It’s been three years since Kevin Stefanski took over as Cleveland Browns head coach.
And while he’s been doing a good job for the most part, he’s faced plenty of criticism for failing to ‘establish the run.’
So, now that Deshaun Watson is expected to be the focal point of their offense, and with all the rumors about Nick Chubb potentially being traded, people don’t think the Browns will be a run-heavy team anymore.
And judging by Stefanski’s appearance on the Pardon My Take podcast, it seems like they might just be right.
Stefanski went as far as to say that establishing the run was a fallacy, adding that you don’t need to establish the run to find success and that data actually proves that play-action shows that teams don’t necessarily have to have a strong running attack:
“That’s a fallacy- you don’t have to establish the run to throw it,” Stefanski said. “Play action, it’s been proven, that you don’t need to have a good run attack or be running the ball; there’s a lot of good data behind it.”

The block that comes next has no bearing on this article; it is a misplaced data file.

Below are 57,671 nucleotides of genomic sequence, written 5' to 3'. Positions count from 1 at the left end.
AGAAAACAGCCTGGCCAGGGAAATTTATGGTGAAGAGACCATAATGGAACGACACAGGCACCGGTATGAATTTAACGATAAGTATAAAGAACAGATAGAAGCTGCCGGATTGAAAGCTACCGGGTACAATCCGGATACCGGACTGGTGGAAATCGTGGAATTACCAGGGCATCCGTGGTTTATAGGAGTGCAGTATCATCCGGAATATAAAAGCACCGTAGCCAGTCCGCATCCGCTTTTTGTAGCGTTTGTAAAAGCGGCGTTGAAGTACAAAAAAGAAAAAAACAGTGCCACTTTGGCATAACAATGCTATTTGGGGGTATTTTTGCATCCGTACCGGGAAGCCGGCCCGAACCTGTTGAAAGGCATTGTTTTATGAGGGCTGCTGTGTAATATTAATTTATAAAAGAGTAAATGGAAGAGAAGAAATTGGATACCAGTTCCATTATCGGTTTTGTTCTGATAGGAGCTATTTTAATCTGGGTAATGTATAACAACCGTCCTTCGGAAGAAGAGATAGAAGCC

"You're not going to establish the run first?"
Kevin Stefanski: "That's a fallacy- you don't have to establish the run to throw it [..] play action, it's been proven, that you don't need to have a good run attack or be running the ball [..] there's a lot of good data behind it" pic.twitter.com/QSj4oyerBe
— Computer Cowboy (@benbbaldwin) March 8, 2023
Notably, Stefanski’s right from an analytics standpoint, as multiple stats-related sites such as PFF, The Athletic, and Football Outsiders show that having a run-heavy offense doesn’t correlate with winning.
Even so, people would expect you to be among the best running teams on Earth when you have a one-two punch consisting of Nick Chubb and Kareem Hunt, which is why some of the criticism of Stefanski’s philosophy is rightfully earned.
Chubb is one of the most efficient and steady contributors in the league, and he should gauge plenty of interest if the Browns are actually considering moving on from him.
Should that happen, you better forget about establishing the run.
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